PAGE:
THE MAMARI SLIPS FORWARD IN DOCK. TWO MEX MISSING AND MANY INJURED. AUCKLAND, Nov 27. The Shaw, Savill, and Albion Company's steamer Mamari, a fine vessel of 6639 tons, when being docked in the Calliope Dock, just before 12 o'clock to-day, settled down and surged forward, causing a sort of tidal wave in the' dock. Some 50 men were at the time scraping and painting on stages alongside the steamer, and a very large number of them were swept into the water. Two men are missing, and they are believed to have been drowned, and many others were injured, come of them seriously. The Mamari had entered the dock at high- water for the purpose of being repainted as the tide receded. Nearly 50 men were busily engaged in washing the hull as a preliminary to painting, when, without the slightest warning, the huge vessel slid bodily forward about 4ft, and settled down upon the dock bottom. The water at the time (11.45 a.m.) reached to about the vessel's bilge keels, but when the Mamari settled down in such an appallingly sudden manner the extra, displacement raised a commotion similar to a tidal wave, which swept backwards and forwards in the narrow basin, overwhelming the busy workers. There was a terrible confusion of drifting pontoons and broken timber, and the men, who had been scrubbing the iron hull were in an instant engulfed in the seething water, which swept them helplessly against the cement sides of the dock, and threw them back to the iron hull with terrible force. Few escaped injury, and at least two men were either killed or drowned. it was with a crashing noise that the bulky vessel made the fatal forward move, and the wonder is that she did not rip out all the wooden shores which propped her in an upright position. A number of the shores fell, but luckily the majority held. Fortunately, the Mamari kept the perpendicular position, and the men who were struggling in the water were mercifully spared a terrible death by crushing between the ship and the dockside. When all the workmen who were floating, had reached the dockside, and the water had become calm, there was a hasty muster of the roll, and the discovery was made that two men, who had been working near the vessel's rolling-chocks, were missing. Their names were : R. Clark (painter, aged 22 years, living in Ponsonby, unmarried) and W. May (painter, aged 22, also living in Ponsonby and unmarried). Captain Moffatt (master of the Mamari) told a reporter that he had just gone round the ship, and said to the mate that when the water got a little lower they would all go under the bottom. It was a lucky thing for the ship's company, added the captain, that the accident happened when it did, for had it been a quarter of an hour later they would have all been under the bottom of the vessel, and the affair might have- been far more serious  than it was. Asked as to the circumstances of 'the accident; Captain Moffati said that when the supports collapsed then was about 10ft of water in the dock. The accident caused the boat to drop, and she then shot upwards for a short distance The water seemed to act as a cushion, and a hasty examination shortly after the occurrence revealed the fact that the vessel had apparently suffered no serious damage When the boat dropped into the dock the water squelched up on' either side, and the wash upset the punts in which the men were working, and a large number of men were injured. At first it was reported that three men were missing, but some time after the accident one of them was found lying in the grass in the dockyard. The harbourmaster Captain Duder states that as soon as the men were go out of the dock it was again filled with water, for the safety of the vessel. The Mamari will be floated out of the Dock and  go back latcr. The crew of the vessel rendered every assistance possible in rescuing the injured, and their conduct, is very favourably spoken of by their captain and others who saw the accident. Looking like a hospital ship with a row of blanket-covered and bandaged figures on deck, the p.s. Ospray brought the injured men across from the dock to the Auckland  wharf. Here they were attended to by a number of ladies, who did all possible to ease their sufferings while the work of transferring them to vehicles for conveyance to the hospital was in progress. Both local ambulances were requisitioned, and in addition a number of the injured men were conveyed to the hospital in cabs. Some  were able to sit up, but others were lying stretched at full length across the cabs. One of the less-severely injured was spoken to by a Star representative as to the accident. "I really don't know how it happened," he said. " There were 14 or 15 of us working on a punt beside the vessel, there being about seven feet of water in the dock.  Suddenly The vessel. slipped off the chocks under her keel, and came down almost on top of us. What happened then I don't know."  Mr W. Jessen, painting contractor, who was employing most of the men involved, was a spectator of the disaster from the  dock wall. He told a reporter that he had a narrow escape from being involved in the accident. "I had just left Clark and May, the missing men," he said. "They were working on a level with the rolling chocks. I got up a couple of altars, and was talking to an officer of the Mamari when there was a sort of crash, and the steamer slipped forward. I should say that she went four feet forward and fell about as much, causing a big wave, which flowed first up to the head of the dock and then back. The men were washing the hull, and they were swept away by a heavy wave. Several shores gave way, but most of them held otherwise 20 or 30 men would certainly have been killed by the boat falling upon them." The water at 11.5 a.m., when the accident happened, was on a level with the rolling chocks. Another, quarter of an hour -and everybody would have been under the flat bottom of the ship, and it would have been a worse accident. Up to 4 p.m. the bodies of the missing men had not been recovered, and no hope of their being alive is entertained.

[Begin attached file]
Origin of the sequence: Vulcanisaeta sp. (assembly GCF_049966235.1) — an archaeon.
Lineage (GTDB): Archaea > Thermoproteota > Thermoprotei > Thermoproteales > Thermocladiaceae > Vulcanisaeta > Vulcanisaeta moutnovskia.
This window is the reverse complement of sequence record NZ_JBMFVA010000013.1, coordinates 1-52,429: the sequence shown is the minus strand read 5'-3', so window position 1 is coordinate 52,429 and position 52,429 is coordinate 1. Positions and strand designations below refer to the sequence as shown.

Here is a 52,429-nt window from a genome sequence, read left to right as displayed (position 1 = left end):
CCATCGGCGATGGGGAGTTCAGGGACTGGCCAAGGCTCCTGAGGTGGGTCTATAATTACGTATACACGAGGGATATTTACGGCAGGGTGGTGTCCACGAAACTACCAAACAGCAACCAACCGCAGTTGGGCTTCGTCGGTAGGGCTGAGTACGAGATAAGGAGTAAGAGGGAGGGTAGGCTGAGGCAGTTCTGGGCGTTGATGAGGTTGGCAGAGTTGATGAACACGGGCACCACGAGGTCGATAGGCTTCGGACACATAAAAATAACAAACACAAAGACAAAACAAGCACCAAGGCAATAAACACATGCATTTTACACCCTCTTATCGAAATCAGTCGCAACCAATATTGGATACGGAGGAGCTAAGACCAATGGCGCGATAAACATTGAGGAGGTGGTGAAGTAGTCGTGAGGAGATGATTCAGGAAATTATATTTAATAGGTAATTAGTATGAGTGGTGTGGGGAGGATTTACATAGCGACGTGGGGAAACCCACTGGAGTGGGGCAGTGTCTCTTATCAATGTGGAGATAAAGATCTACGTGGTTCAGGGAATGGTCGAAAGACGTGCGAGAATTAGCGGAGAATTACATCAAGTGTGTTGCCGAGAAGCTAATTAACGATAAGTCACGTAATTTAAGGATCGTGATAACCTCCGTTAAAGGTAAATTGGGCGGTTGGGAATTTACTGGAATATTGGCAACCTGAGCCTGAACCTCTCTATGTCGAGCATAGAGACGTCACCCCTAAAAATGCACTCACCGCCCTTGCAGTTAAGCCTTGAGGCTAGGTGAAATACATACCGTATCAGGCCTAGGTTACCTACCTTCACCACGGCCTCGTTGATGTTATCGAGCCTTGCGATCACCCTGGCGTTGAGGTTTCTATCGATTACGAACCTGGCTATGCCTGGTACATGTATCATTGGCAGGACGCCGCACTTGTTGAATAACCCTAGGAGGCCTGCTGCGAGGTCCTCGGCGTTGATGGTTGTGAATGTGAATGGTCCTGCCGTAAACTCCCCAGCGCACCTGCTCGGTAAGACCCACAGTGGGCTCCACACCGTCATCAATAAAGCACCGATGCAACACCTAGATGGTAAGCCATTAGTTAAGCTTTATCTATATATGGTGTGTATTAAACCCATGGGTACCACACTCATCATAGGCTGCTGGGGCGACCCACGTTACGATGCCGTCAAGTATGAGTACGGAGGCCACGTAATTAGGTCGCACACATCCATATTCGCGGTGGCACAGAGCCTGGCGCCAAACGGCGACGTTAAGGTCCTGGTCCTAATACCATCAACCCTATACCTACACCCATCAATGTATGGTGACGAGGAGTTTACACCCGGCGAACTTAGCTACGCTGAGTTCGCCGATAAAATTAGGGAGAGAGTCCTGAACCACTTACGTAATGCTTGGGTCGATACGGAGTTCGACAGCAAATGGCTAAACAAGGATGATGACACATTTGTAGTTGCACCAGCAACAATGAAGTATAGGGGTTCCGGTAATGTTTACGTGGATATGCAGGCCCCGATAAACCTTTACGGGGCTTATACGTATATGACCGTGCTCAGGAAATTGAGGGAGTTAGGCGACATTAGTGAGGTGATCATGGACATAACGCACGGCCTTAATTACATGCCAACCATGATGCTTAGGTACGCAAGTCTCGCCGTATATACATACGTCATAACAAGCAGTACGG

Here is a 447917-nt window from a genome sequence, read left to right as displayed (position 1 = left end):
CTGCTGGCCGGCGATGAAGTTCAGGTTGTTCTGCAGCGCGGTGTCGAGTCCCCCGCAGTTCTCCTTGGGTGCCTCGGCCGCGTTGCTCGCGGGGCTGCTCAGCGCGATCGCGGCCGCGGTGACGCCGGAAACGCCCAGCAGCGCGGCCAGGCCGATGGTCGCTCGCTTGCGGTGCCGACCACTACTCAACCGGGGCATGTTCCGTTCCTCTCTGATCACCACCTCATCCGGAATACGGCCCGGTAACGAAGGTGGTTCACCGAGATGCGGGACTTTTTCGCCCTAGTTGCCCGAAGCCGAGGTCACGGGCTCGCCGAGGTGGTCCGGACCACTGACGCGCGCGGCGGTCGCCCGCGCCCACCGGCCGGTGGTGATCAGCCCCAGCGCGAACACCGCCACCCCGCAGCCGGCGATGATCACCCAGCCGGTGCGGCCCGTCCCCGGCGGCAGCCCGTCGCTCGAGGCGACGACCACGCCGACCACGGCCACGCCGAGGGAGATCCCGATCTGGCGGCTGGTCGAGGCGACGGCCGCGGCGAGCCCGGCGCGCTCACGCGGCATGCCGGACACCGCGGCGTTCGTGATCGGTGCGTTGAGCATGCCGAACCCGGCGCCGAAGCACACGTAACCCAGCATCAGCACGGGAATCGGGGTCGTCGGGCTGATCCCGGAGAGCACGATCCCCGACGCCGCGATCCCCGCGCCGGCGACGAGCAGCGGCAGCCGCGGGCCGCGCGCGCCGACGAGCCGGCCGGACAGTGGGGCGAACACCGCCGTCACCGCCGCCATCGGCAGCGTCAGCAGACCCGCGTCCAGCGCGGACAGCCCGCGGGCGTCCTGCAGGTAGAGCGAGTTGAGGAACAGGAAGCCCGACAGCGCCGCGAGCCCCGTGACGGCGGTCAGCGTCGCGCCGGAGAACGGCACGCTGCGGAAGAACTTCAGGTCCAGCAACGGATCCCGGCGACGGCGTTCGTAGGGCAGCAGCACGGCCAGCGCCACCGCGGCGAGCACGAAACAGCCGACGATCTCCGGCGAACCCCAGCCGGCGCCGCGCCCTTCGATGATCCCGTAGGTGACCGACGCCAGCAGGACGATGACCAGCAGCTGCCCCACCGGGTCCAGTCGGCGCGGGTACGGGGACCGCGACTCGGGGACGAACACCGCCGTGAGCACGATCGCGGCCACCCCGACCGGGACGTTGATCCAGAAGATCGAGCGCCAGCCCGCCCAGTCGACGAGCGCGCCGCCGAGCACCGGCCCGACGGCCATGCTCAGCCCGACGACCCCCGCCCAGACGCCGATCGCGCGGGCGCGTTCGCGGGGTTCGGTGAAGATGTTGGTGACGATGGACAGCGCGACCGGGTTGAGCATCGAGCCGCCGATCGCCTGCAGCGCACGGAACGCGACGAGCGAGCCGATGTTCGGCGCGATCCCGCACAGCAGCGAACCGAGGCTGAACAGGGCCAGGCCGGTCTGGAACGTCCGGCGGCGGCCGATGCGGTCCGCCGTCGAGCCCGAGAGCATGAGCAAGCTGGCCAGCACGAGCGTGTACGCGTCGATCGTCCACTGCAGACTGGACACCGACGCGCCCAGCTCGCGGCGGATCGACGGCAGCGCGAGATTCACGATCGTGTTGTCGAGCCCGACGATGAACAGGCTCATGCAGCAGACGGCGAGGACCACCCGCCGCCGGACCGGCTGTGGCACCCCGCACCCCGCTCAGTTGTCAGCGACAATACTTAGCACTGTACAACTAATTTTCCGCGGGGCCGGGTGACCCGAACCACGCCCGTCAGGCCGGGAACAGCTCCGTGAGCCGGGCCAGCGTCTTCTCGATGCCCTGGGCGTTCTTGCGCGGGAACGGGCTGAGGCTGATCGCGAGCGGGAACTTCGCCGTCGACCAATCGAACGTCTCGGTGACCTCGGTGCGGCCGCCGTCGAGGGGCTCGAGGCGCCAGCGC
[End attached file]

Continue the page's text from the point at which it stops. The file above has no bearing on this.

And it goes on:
As soon as it was realised by all on board the Mamari that a serious accident had happened, all hands, from Captain. Mooffatt downwards, set themselves to attend to the injured, and splendid work of this kind was done. On shore around the dock  were many men employed by the Harbour Board and contractors having business at the dock. These people set to work to get the injured men out of the dock. This  was a work requiring extreme nerve, because it could not be told then that the vessel would not heel over and smash the. shores and crush every living thing between her and the dock walls. Captain Duder (harbour master), who was on board the Mamari. and who had docked her, gave orders for the water to be let into the dock so as to float the ship and lift her free of any other support. In the meantime the injured men were being, got out  with all speed, and many of these who were less injured were the first to render assistance to their mates who were in worse cases than themselves. John Morrisey, an elderly man, jumped into the water and dragged out one of the badly-injured men, who was in danger of drowning. The crew of the Mamari got out a large number, of beds, upon which the badly-injured  men were laid on the dock wall. The chief-steward of the ship was promptly on hand with stimulants and restoratives, and under the circumstances the first aid rendered was extremely satisfactory. The scene at the dock after the accident resembled a battlefield. Bruised and bleeding men were lying about in twos and threes along the dock side, and others, who were more seriously injured, were carried into the dock sheds. Some of the men were standing bleeding from the head and arms, and others were sitting on the grass dazed, and apparently not quite sure as to what w had happened. Some of more sanguine temperament cheered up their more injured companions, and told them to get along home out of it. In several cases the reply came, "We can't - we can't use our legs - they're all wrong!"